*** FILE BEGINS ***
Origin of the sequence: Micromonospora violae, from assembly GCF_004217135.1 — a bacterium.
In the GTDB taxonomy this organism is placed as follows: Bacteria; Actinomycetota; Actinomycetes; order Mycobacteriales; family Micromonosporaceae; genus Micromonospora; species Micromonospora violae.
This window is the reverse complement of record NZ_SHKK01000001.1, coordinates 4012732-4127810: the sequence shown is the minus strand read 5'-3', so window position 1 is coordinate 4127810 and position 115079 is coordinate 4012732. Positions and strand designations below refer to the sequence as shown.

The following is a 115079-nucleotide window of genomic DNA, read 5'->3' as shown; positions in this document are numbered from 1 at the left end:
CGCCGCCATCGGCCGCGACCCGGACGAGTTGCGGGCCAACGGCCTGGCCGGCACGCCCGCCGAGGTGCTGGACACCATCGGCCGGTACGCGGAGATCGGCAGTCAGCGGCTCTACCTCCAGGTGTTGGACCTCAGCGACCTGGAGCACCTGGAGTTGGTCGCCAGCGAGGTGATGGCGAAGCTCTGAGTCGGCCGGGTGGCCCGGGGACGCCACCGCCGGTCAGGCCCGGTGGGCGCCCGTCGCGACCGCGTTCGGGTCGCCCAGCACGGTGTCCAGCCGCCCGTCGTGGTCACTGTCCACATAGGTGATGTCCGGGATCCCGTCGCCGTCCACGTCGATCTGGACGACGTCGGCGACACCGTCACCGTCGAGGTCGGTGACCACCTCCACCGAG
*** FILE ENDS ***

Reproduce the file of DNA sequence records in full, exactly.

Origin of the sequence: Micromonospora violae, from assembly GCF_004217135.1 — a bacterium.
In the GTDB taxonomy this organism is placed as follows: Bacteria; Actinomycetota; Actinomycetes; order Mycobacteriales; family Micromonosporaceae; genus Micromonospora; species Micromonospora violae.
This window is the reverse complement of record NZ_SHKK01000001.1, coordinates 4012732-4127810: the sequence shown is the minus strand read 5'-3', so window position 1 is coordinate 4127810 and position 115079 is coordinate 4012732. Positions and strand designations below refer to the sequence as shown.

The following is a 115079-nucleotide window of genomic DNA, read 5'->3' as shown; positions in this document are numbered from 1 at the left end:
CGCCGCCATCGGCCGCGACCCGGACGAGTTGCGGGCCAACGGCCTGGCCGGCACGCCCGCCGAGGTGCTGGACACCATCGGCCGGTACGCGGAGATCGGCAGTCAGCGGCTCTACCTCCAGGTGTTGGACCTCAGCGACCTGGAGCACCTGGAGTTGGTCGCCAGCGAGGTGATGGCGAAGCTCTGAGTCGGCCGGGTGGCCCGGGGACGCCACCGCCGGTCAGGCCCGGTGGGCGCCCGTCGCGACCGCGTTCGGGTCGCCCAGCACGGTGTCCAGCCGCCCGTCGTGGTCACTGTCCACATAGGTGATGTCCGGGATCCCGTCGCCGTCCACGTCGATCTGGACGACGTCGGCGACACCGTCACCGTCGAGGTCGGTGACCACCTCCACCGAG